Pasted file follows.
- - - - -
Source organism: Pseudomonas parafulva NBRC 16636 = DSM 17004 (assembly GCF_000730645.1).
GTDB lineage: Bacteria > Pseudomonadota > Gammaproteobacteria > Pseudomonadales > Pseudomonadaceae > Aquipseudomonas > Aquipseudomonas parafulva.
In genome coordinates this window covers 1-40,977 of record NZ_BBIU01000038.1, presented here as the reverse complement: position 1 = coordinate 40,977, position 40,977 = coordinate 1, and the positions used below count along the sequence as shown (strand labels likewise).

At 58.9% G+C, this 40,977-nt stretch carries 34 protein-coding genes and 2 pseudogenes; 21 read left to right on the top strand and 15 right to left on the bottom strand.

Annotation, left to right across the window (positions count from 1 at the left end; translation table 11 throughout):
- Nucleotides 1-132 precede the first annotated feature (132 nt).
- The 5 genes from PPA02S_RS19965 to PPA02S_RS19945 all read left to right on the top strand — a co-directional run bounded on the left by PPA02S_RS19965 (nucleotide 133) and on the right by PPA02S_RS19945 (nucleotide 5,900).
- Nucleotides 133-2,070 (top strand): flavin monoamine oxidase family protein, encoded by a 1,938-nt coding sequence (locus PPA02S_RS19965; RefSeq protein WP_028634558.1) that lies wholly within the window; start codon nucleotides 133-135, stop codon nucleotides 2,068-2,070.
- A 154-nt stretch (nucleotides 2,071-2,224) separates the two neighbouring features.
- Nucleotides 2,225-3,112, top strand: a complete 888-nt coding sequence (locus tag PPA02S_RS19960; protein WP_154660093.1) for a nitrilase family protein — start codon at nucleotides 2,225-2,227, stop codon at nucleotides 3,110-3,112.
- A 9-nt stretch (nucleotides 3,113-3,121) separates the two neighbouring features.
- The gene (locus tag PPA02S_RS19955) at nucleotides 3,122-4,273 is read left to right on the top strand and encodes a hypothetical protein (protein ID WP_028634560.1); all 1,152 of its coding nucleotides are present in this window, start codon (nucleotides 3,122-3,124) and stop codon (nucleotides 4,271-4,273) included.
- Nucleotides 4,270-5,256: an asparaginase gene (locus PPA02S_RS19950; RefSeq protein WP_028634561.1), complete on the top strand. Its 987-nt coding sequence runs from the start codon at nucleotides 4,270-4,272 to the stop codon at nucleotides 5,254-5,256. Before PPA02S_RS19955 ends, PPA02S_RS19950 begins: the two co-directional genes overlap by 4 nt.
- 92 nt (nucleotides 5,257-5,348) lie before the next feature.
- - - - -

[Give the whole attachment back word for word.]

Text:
Source organism: Pseudomonas parafulva NBRC 16636 = DSM 17004 (assembly GCF_000730645.1).
GTDB lineage: Bacteria > Pseudomonadota > Gammaproteobacteria > Pseudomonadales > Pseudomonadaceae > Aquipseudomonas > Aquipseudomonas parafulva.
In genome coordinates this window covers 1-40,977 of record NZ_BBIU01000038.1, presented here as the reverse complement: position 1 = coordinate 40,977, position 40,977 = coordinate 1, and the positions used below count along the sequence as shown (strand labels likewise).

At 58.9% G+C, this 40,977-nt stretch carries 34 protein-coding genes and 2 pseudogenes; 21 read left to right on the top strand and 15 right to left on the bottom strand.

Annotation, left to right across the window (positions count from 1 at the left end; translation table 11 throughout):
- Nucleotides 1-132 precede the first annotated feature (132 nt).
- The 5 genes from PPA02S_RS19965 to PPA02S_RS19945 all read left to right on the top strand — a co-directional run bounded on the left by PPA02S_RS19965 (nucleotide 133) and on the right by PPA02S_RS19945 (nucleotide 5,900).
- Nucleotides 133-2,070 (top strand): flavin monoamine oxidase family protein, encoded by a 1,938-nt coding sequence (locus PPA02S_RS19965; RefSeq protein WP_028634558.1) that lies wholly within the window; start codon nucleotides 133-135, stop codon nucleotides 2,068-2,070.
- A 154-nt stretch (nucleotides 2,071-2,224) separates the two neighbouring features.
- Nucleotides 2,225-3,112, top strand: a complete 888-nt coding sequence (locus tag PPA02S_RS19960; protein WP_154660093.1) for a nitrilase family protein — start codon at nucleotides 2,225-2,227, stop codon at nucleotides 3,110-3,112.
- A 9-nt stretch (nucleotides 3,113-3,121) separates the two neighbouring features.
- The gene (locus tag PPA02S_RS19955) at nucleotides 3,122-4,273 is read left to right on the top strand and encodes a hypothetical protein (protein ID WP_028634560.1); all 1,152 of its coding nucleotides are present in this window, start codon (nucleotides 3,122-3,124) and stop codon (nucleotides 4,271-4,273) included.
- Nucleotides 4,270-5,256: an asparaginase gene (locus PPA02S_RS19950; RefSeq protein WP_028634561.1), complete on the top strand. Its 987-nt coding sequence runs from the start codon at nucleotides 4,270-4,272 to the stop codon at nucleotides 5,254-5,256. Before PPA02S_RS19955 ends, PPA02S_RS19950 begins: the two co-directional genes overlap by 4 nt.
- 92 nt (nucleotides 5,257-5,348) lie before the next feature.